Posttranslational protein phosphorylation helps control many cellular processes, so identification of stimuli-induced phosphorylation events is vital to understanding cell regulation. Characterization of phosphorylated proteins by mass spectrometry (MS) typically employs small phosphopeptides (<3000 Da) generated by complete protein digestion. However, efficient phosphopeptide ionization for MS and tandem MS (MS/MS) analysis requires enrichment of phosphopeptides from complex protein digests. Alternatively, digestion of proteins to larger peptides (middle-down proteolysis) can improve protein sequence coverage in MS analysis and reveal a wider range of phosphorylation sites than complete digestion. Initially, this dissertation reviews recent studies on phosphopeptide enrichment and middle-down proteolysis. Based on these studies, the research aims to (1) improve enrichment of small phosphopeptides for MS analysis of target phosphoproteins, and (2) generate large tryptic peptides for middle-down proteomics.
In studies on enrichment, polymer brushes derivatized with nitrilotriacetate-Fe(III) complexes (NTA-Fe) or oxotitanium (oxoTi) capture phosphopeptides from protein digests. Specifically, polymer microspots derivatized with NTA-Fe and surrounded by hydrophobic poly(dimethylsiloxane) facilitate pre-concentration and enrichment of dilute phosphopeptides from only 1 µL of digest. Matrix-assisted laser desorption/ionization (MALDI)-MS directly on the 250-µm spots leads to a sub-fmol detection limit for a β-casein phosphopeptide. Compared to films derivatized with NTA-Fe, polymer-oxoTi brushes improve the capture and detection of mono-phosphopeptides in mixtures of model protein digests. Moreover, MALDI collision-induced dissociation (CID)-MS/MS on polymer-oxoTi identified unknown phosphopeptides from several p65-associated phosphoproteins. These phosphoproteins immunoprecipitated together with p65 from the nuclear extracts of human acute monocytic leukemia cells.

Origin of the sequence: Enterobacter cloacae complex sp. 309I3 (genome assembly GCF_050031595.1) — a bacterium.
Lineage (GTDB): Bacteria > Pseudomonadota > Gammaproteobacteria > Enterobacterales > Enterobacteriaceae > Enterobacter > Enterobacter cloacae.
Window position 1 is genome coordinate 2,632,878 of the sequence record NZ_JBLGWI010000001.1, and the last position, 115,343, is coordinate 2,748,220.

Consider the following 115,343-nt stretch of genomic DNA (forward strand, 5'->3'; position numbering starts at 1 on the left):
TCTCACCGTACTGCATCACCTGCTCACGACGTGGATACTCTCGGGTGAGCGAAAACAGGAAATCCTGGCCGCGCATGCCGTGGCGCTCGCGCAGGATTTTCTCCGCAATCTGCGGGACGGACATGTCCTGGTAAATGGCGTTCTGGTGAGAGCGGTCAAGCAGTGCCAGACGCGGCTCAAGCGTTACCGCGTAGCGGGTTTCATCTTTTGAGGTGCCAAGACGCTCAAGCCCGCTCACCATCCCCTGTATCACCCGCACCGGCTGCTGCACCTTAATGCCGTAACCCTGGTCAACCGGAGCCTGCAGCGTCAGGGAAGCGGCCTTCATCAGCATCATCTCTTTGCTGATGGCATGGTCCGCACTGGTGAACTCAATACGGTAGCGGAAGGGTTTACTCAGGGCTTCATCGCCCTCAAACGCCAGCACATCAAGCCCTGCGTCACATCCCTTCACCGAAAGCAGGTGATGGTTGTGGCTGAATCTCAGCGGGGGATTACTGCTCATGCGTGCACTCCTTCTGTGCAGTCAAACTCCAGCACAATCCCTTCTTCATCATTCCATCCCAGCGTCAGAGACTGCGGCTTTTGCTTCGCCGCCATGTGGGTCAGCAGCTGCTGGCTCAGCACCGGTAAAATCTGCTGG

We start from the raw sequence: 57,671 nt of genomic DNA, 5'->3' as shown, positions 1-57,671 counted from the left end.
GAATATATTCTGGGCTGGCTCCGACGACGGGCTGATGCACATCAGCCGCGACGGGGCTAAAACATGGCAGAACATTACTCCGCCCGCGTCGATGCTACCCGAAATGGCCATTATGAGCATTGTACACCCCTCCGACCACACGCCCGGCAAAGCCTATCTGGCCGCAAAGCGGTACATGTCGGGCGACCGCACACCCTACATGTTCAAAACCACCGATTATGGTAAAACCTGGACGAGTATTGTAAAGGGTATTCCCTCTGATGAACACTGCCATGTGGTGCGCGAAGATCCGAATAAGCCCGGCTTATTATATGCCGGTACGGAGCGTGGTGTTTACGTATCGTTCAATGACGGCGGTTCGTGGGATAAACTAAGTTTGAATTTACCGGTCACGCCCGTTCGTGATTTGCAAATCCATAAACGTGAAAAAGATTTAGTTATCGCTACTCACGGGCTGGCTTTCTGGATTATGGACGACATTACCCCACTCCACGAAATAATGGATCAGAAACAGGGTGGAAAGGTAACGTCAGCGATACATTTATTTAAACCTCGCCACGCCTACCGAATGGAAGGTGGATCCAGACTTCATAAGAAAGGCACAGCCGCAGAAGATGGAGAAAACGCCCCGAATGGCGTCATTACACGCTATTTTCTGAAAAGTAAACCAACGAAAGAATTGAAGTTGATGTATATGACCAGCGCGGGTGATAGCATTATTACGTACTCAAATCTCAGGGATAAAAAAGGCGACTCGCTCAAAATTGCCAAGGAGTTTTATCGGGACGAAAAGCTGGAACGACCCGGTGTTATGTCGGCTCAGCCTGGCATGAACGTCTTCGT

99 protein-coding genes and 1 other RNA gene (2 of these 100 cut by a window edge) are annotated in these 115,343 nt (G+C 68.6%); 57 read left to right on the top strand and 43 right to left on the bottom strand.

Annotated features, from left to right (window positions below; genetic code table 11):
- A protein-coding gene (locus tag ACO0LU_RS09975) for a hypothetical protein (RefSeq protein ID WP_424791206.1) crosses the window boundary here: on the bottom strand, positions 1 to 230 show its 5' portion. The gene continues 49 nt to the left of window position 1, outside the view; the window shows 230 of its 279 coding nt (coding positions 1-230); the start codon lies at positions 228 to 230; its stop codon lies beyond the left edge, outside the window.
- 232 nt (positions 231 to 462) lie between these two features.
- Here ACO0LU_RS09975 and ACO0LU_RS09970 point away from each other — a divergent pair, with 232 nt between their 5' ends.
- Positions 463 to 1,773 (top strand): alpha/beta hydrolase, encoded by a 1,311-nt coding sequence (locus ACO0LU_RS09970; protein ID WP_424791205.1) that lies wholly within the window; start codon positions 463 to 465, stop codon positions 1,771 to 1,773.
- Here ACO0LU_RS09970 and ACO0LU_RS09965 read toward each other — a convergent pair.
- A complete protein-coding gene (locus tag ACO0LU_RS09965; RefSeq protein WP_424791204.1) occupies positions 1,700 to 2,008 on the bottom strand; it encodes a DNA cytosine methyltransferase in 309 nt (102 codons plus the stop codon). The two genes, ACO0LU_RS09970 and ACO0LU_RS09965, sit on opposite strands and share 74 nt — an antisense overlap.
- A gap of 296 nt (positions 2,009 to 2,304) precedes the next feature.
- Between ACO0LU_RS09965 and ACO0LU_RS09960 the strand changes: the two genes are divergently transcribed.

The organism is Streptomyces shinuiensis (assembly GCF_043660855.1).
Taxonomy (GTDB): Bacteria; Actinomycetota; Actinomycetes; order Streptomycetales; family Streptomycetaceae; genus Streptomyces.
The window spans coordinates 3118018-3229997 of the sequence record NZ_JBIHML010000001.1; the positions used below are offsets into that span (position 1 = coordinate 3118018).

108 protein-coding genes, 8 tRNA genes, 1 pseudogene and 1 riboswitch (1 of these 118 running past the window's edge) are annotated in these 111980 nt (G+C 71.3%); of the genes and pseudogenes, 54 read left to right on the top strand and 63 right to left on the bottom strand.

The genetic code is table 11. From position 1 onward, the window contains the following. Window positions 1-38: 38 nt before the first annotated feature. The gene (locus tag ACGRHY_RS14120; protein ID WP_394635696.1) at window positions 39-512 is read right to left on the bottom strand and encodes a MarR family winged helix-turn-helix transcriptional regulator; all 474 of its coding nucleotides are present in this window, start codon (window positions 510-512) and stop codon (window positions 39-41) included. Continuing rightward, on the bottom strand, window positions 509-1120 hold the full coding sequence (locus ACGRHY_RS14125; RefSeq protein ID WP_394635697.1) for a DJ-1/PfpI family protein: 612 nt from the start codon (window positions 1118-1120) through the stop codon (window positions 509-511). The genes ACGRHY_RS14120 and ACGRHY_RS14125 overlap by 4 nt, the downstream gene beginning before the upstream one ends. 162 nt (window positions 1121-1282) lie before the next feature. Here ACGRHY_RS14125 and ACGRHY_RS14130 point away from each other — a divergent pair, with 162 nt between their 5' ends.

Bifunctionalization of polymer brushes with both oxoTi and NTA-Fe groups leads to simultaneous low-bias enrichment of mono- and multi-phosphorylated peptides from moderately complex model protein digests. For larger samples (tens of µLs), stacking two membranes modified with polymer-oxoTi and polymer-NTA brushes, respectively, in an HPLC fitting enhances phosphopeptide enrichment. The two membranes sequentially capture mono- and multi-phosphorylated peptides from 3 phosphoprotein digests (∼1 µg total mass) in the presence of ∼70 µg of non-phosphoprotein digest.
To control digestion for middle-down MS analysis of proteins, pumping protein solutions through nylon membranes containing immobilized trypsin affords digestion times ranging from a few milliseconds to seconds. In modified membranes with 0.45 µm pores, a 50-ms digestion of apomyoglobin leads to peptides with MWs primarily between 2.5 and 6 kDa. Five of these peptides cover the entire protein sequence. A 10-ms β-casein residence time in modified membranes with 1.2-µm pores yields peptides with masses primarily between 3 and 20 kDa. Two large peptides constitute the entire protein sequence, and one of them covers all the five phosphorylation sites. These simple enrichment methods and new digestion techniques for middle-down proteomics should facilitate future studies of protein phosphorylation.
|Advisor:||Bruening, Merlin L.|
|Commitee:||Blanchard, Gary J., Reid, Gavin E., Tepe, Jetze J.|
|School:||Michigan State University|
|School Location:||United States -- Michigan|
|Source:||DAI-B 72/07, Dissertation Abstracts International|
|Subjects:||Analytical chemistry, Biochemistry|
|Keywords:||Mass spectrometry, Phosphopeptide enrichment, Polymer brushes, Protein phosphorylation, Proteolysis|
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